The moral of this story is quite simple. I wasn’t going to leave something like this for another six months and hope it would disappear. That’s not an option. You face it and you move on. They say that most men who contract breast cancer do not survive it as they only seek medical help in the final stages of the disease. Men are stubborn. If you have a lump that you are unsure of please get it checked.

 

health

We all take our health for granted until something goes wrong. Mostly people suffer from coughs and colds and that be a couple of weeks where you feel like you are close to death. Man flu is real get over it.

It was last year when felt a lump in my chest that was sore. It was rather painful and I am not scared of these sort of things. You roll up your sleeve and you get yourself to the doctor. Sitting there wondering what it is and thinking it will go away doesn’t help at all.

I made an appointment to see my doctor and they weren’t too sure what it was and they knew that they could feel something there. I was sent to the breast clinic. I was that obviously it was going to be me and woman and that didn’t bother me at all. I saw a surgeon and he examined me and said he would take a biopsy. The worse thing about it was that he did it without an aesthetic and boy did it hurt. I was told by his nurse that I was one of their patients as I didn’t make a noise. I didn’t even get a gold star or a lolly for being good.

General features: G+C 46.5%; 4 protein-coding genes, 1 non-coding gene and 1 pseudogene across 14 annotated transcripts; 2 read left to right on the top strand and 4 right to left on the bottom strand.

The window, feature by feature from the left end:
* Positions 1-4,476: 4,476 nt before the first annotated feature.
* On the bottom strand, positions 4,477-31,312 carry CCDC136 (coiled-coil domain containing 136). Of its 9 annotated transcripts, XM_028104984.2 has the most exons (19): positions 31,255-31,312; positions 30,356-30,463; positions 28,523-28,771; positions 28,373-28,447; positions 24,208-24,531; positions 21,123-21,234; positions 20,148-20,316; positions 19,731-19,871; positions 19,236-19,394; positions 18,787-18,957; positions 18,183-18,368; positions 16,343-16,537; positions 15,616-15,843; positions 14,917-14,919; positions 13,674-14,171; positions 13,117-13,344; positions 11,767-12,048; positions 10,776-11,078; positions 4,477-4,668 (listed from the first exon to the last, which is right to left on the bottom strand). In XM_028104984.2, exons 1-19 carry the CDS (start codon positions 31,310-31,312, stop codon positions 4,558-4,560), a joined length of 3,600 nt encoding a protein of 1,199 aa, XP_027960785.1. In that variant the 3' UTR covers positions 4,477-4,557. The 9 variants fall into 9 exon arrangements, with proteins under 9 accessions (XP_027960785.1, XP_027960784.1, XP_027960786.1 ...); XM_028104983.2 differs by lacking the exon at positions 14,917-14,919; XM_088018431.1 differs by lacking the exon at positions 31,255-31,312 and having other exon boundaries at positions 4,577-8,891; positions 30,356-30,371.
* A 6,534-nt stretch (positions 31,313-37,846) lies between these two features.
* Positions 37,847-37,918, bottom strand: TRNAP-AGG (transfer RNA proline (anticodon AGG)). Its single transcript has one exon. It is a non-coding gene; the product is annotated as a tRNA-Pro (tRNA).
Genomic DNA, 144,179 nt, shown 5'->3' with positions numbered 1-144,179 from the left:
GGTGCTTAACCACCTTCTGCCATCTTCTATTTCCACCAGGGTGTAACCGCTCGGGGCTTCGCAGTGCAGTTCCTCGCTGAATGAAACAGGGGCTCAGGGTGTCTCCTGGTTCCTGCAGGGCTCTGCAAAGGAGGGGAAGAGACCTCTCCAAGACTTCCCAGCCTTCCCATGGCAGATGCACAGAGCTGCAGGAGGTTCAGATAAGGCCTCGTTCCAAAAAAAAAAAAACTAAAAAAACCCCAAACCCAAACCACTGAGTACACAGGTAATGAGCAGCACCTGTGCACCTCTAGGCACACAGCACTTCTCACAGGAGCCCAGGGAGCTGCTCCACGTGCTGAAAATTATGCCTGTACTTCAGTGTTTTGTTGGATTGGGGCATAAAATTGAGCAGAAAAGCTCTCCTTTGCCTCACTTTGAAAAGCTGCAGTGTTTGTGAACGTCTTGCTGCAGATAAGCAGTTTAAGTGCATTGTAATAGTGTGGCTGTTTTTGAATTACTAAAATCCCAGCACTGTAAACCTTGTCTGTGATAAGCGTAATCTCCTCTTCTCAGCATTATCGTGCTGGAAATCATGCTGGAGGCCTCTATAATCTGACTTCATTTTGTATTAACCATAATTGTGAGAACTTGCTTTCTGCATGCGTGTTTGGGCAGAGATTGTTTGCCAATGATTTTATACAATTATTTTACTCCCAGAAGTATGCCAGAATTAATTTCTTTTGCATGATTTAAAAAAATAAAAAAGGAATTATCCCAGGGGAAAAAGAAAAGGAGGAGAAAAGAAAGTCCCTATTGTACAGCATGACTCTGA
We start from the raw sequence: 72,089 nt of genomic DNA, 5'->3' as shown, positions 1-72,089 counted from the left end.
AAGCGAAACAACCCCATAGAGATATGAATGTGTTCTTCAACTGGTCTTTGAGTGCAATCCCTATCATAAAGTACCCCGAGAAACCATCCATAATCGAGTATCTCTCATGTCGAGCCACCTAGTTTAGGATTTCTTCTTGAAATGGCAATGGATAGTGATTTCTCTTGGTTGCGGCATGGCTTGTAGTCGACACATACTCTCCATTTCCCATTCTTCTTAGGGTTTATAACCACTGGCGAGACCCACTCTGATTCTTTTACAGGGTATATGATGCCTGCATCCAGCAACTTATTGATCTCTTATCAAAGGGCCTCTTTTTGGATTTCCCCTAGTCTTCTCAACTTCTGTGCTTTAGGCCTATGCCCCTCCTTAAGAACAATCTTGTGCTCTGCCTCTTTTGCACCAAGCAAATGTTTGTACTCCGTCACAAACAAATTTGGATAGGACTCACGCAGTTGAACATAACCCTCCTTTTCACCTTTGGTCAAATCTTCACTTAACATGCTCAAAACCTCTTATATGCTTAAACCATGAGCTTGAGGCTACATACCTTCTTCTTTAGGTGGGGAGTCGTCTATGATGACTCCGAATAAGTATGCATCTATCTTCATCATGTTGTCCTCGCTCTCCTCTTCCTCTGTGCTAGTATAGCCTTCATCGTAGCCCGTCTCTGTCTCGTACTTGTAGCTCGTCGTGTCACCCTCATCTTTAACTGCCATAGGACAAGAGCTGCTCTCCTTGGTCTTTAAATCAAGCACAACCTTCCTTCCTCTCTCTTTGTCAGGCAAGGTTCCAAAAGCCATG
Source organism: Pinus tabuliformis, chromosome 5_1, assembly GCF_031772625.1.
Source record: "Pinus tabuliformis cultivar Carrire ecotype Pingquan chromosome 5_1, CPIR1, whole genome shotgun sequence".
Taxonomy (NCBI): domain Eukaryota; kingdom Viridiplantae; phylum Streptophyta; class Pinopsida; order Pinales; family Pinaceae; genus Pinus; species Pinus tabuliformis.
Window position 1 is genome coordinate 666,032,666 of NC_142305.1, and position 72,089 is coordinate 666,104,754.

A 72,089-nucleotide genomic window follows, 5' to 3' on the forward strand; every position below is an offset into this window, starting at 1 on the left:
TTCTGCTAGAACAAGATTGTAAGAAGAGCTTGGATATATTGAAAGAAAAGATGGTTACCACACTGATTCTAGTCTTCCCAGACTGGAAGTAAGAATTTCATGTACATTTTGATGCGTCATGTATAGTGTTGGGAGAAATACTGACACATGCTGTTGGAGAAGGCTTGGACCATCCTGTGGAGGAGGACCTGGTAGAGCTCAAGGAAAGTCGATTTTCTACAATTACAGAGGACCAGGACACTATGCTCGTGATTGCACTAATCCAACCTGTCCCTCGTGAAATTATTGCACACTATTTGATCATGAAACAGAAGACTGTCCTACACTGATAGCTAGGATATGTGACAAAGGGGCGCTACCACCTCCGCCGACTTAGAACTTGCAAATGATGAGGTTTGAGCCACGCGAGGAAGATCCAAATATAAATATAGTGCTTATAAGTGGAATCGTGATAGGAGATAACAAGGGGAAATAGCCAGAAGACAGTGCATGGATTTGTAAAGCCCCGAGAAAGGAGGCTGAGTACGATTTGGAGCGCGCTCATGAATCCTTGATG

I also had a mammogram on both ‘breasts’ so to speak. In total I was in the hospital for four hours. Not the nicest of experiences I can tell you. I went on my own. I have never had anyone with me on these sort of things. I much prefer to go on my own.

I waited a few weeks and got the results from the biopsy and that was fine but there was a problem with my hormone levels and I had to have them rechecked. I had the blood test and again it confirmed that my testosterone levels were really low. This was the reason I was feeling really tired and just couldn’t get enough sleep. It didn’t help that mums health was deteriorating and took all my energy to look after her.